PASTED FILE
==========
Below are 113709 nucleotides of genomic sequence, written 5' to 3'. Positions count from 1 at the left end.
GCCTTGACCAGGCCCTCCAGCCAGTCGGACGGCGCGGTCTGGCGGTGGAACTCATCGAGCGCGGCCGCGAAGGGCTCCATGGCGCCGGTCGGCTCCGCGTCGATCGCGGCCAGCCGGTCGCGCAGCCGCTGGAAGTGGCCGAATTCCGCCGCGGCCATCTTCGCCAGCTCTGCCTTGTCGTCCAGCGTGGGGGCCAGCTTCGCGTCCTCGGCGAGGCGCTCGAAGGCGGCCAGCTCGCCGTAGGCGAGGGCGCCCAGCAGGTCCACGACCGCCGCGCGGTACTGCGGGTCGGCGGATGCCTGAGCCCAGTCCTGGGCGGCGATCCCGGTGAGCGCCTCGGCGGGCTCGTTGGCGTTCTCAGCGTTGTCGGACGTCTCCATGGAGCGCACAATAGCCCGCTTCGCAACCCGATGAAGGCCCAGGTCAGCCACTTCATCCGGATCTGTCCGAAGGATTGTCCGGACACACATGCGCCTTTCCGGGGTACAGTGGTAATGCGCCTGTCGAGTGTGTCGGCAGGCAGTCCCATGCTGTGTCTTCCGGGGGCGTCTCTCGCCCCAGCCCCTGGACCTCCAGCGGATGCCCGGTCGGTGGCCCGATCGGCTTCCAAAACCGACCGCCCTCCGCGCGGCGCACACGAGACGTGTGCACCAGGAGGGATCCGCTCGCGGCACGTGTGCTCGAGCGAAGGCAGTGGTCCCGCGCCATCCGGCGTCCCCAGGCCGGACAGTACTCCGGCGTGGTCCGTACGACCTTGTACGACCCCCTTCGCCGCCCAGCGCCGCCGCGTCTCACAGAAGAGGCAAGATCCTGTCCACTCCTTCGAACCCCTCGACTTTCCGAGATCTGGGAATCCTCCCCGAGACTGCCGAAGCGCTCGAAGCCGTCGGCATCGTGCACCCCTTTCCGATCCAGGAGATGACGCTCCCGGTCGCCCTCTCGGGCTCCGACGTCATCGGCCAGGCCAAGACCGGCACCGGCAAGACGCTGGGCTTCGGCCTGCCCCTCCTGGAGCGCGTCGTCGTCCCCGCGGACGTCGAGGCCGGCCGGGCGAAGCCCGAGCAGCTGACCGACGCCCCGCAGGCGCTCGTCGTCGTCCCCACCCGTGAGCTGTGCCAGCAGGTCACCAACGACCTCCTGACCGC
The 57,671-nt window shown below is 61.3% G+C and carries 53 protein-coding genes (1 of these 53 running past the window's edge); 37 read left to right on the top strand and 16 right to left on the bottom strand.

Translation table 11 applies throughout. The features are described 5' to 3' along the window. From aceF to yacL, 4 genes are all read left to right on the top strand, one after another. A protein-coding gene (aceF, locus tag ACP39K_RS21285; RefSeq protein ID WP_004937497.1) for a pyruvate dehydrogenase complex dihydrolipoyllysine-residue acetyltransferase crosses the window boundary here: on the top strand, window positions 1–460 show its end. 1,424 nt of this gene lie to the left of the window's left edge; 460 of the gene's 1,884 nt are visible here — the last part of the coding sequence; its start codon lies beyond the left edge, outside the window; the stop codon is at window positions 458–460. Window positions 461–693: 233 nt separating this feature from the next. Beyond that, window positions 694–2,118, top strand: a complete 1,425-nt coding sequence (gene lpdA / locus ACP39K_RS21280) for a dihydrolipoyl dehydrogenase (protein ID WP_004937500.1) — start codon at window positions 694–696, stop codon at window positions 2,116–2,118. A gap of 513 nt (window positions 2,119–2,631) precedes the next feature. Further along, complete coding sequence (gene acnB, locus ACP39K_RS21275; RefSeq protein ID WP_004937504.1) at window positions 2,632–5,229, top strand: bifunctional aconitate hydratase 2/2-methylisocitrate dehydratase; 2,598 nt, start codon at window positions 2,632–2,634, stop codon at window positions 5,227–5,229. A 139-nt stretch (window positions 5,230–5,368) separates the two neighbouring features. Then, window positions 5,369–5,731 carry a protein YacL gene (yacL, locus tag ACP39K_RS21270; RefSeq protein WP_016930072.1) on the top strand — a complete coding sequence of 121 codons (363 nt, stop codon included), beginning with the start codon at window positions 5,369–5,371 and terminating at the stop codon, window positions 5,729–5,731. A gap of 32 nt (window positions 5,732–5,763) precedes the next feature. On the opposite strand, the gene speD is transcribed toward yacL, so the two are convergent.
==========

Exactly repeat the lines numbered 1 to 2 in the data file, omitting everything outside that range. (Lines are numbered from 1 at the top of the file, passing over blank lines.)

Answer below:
Below are 113709 nucleotides of genomic sequence, written 5' to 3'. Positions count from 1 at the left end.
GCCTTGACCAGGCCCTCCAGCCAGTCGGACGGCGCGGTCTGGCGGTGGAACTCATCGAGCGCGGCCGCGAAGGGCTCCATGGCGCCGGTCGGCTCCGCGTCGATCGCGGCCAGCCGGTCGCGCAGCCGCTGGAAGTGGCCGAATTCCGCCGCGGCCATCTTCGCCAGCTCTGCCTTGTCGTCCAGCGTGGGGGCCAGCTTCGCGTCCTCGGCGAGGCGCTCGAAGGCGGCCAGCTCGCCGTAGGCGAGGGCGCCCAGCAGGTCCACGACCGCCGCGCGGTACTGCGGGTCGGCGGATGCCTGAGCCCAGTCCTGGGCGGCGATCCCGGTGAGCGCCTCGGCGGGCTCGTTGGCGTTCTCAGCGTTGTCGGACGTCTCCATGGAGCGCACAATAGCCCGCTTCGCAACCCGATGAAGGCCCAGGTCAGCCACTTCATCCGGATCTGTCCGAAGGATTGTCCGGACACACATGCGCCTTTCCGGGGTACAGTGGTAATGCGCCTGTCGAGTGTGTCGGCAGGCAGTCCCATGCTGTGTCTTCCGGGGGCGTCTCTCGCCCCAGCCCCTGGACCTCCAGCGGATGCCCGGTCGGTGGCCCGATCGGCTTCCAAAACCGACCGCCCTCCGCGCGGCGCACACGAGACGTGTGCACCAGGAGGGATCCGCTCGCGGCACGTGTGCTCGAGCGAAGGCAGTGGTCCCGCGCCATCCGGCGTCCCCAGGCCGGACAGTACTCCGGCGTGGTCCGTACGACCTTGTACGACCCCCTTCGCCGCCCAGCGCCGCCGCGTCTCACAGAAGAGGCAAGATCCTGTCCACTCCTTCGAACCCCTCGACTTTCCGAGATCTGGGAATCCTCCCCGAGACTGCCGAAGCGCTCGAAGCCGTCGGCATCGTGCACCCCTTTCCGATCCAGGAGATGACGCTCCCGGTCGCCCTCTCGGGCTCCGACGTCATCGGCCAGGCCAAGACCGGCACCGGCAAGACGCTGGGCTTCGGCCTGCCCCTCCTGGAGCGCGTCGTCGTCCCCGCGGACGTCGAGGCCGGCCGGGCGAAGCCCGAGCAGCTGACCGACGCCCCGCAGGCGCTCGTCGTCGTCCCCACCCGTGAGCTGTGCCAGCAGGTCACCAACGACCTCCTGACCGC